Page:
• Wednesday 15th March, 11:30am – The Photography of Olive Edis with Alistair Murphy, Curator of Cromer Museum
  • Thursday 30th March, 11:30am – From Pixel to Stitch with textile artist Lisa Little, who  has created a series of embroidered portraits from Edis photographs (see some examples here)

More info on how to book will be available soon.

We’re also working on our travelling exhibition of Edis’ war photographs, The Road to Ypres: The War Photography of Olive Edis, which will travel to the following venues in 2017 and 2018:

  • North Norfolk District Council Offices exhibition space (March 29th – May 23rd 2017)
  • Farnham Museum, Surrey (6th June – 26th August 2017)
  • King’s Lynn Town Hall (2nd Sep – 3rd Dec 2017)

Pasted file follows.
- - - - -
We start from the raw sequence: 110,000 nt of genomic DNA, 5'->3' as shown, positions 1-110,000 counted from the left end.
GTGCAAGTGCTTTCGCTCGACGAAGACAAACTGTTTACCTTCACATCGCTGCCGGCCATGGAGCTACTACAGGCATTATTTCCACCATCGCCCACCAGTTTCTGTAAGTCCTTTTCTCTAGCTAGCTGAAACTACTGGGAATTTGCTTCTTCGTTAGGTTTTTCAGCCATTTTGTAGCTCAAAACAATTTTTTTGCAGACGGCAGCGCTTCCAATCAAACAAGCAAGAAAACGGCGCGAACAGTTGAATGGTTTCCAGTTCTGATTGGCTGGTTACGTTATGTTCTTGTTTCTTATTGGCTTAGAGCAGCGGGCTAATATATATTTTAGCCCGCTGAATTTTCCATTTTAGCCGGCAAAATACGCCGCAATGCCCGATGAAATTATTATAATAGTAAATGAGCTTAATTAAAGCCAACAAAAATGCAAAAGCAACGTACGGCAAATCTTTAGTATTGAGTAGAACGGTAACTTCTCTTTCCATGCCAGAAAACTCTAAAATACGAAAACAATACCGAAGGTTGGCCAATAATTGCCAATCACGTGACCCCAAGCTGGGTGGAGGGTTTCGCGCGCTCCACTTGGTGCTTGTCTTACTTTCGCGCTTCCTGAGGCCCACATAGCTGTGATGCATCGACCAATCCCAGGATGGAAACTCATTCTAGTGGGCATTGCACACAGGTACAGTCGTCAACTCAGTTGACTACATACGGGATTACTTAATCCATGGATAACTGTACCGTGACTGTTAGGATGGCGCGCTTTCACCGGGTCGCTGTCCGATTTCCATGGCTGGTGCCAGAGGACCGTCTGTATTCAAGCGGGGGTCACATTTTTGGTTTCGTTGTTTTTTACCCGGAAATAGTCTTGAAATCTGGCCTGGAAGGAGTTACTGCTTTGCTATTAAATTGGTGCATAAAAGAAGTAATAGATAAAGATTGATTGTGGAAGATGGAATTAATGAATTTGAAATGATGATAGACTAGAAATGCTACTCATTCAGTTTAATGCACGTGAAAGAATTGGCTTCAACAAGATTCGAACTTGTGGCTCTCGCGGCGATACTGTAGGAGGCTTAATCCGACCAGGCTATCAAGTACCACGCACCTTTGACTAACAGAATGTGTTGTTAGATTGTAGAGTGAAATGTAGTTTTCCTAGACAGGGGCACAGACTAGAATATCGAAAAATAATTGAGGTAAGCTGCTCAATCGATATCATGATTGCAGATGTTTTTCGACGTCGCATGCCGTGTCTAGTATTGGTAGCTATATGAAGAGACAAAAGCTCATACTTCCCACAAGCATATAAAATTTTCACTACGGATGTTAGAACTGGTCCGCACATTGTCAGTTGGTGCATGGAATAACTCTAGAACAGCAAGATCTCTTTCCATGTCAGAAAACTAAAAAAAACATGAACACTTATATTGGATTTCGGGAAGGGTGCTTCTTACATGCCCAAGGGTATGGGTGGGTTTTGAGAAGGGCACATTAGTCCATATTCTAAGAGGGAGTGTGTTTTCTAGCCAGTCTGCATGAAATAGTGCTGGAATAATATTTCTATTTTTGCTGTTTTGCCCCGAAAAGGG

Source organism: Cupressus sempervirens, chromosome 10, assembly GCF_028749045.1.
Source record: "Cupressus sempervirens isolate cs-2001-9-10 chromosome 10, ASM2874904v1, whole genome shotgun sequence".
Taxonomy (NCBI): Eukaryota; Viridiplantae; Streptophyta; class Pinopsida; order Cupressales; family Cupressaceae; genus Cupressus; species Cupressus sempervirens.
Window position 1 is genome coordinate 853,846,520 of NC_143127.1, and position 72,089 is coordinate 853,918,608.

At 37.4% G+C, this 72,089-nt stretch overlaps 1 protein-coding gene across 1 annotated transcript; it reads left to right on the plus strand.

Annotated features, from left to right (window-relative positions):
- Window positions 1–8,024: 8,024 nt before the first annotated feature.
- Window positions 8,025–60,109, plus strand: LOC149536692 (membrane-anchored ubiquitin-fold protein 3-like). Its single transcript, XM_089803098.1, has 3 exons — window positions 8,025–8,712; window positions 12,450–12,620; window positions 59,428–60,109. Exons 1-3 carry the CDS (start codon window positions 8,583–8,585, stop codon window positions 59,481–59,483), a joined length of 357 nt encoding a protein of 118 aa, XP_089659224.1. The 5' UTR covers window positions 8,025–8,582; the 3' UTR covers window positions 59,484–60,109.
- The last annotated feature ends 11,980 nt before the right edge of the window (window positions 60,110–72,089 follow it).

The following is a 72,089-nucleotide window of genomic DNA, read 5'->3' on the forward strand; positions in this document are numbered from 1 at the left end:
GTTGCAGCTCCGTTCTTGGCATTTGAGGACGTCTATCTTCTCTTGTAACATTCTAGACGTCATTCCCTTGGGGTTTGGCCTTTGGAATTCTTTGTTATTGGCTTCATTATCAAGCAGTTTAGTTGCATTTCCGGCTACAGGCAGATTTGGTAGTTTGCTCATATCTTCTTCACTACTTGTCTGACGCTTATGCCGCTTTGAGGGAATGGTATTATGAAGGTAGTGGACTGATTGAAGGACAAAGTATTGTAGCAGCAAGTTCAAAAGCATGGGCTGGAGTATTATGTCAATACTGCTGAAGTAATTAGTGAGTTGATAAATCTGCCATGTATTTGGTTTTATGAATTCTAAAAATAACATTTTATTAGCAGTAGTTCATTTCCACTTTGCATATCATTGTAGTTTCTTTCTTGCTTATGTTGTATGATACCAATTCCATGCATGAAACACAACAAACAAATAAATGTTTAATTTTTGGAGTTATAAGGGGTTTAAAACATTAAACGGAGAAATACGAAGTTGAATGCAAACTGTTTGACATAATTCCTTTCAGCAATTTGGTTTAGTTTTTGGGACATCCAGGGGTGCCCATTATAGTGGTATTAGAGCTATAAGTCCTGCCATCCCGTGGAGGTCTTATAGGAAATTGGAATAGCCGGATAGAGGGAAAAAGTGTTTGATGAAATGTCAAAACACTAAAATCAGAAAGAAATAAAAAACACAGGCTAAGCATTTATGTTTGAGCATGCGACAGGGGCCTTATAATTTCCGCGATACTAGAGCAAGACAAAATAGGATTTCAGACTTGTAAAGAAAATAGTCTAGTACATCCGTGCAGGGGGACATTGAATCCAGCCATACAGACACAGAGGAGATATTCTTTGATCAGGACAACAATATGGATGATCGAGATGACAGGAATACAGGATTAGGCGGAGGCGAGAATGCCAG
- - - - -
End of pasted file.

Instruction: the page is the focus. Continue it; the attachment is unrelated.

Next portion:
• The Belfry Centre for the Arts, Overstrand (9th Dec 2017 – 7th Jan 2018)
  • Norwich Millennium Library and The Forum (January – February 2018 final dates tbc)
  • Sheringham Museum (6th June – 23rd September 2018)

Don’t forget that in the meantime you can still buy your copy of our book, Fishermen & Kings: The Photography of Olive Edis from the gift shop at Norwich Castle, and keep up to date with the project here and via our Twitter and Facebook pages.

Fishermen & Kings: The Photography of Olive Edis

After months of hard work from the exhibition team at Cromer Museum and Norwich Castle, Fishermen & Kings: The Photography of Olive Edis is now open at Norwich Castle Museum & Art Gallery! We had a fantastic opening night and were delighted to welcome over 100 guests to the Castle on Friday 7th October, including Robyn Llewellyn, Head of Heritage Lottery Fund East of England, and three members of Olive Edis’ family – her great-nieces Angela and Heather, who we met over the summer, and Edis’ great-great nephew Rory. We enjoyed speeches from Robyn Llewellyn, Amanda Geitner, Director of the East Anglia Art Fund, and finally exhibition curator Alistair Murphy, who officially declared the exhibition open.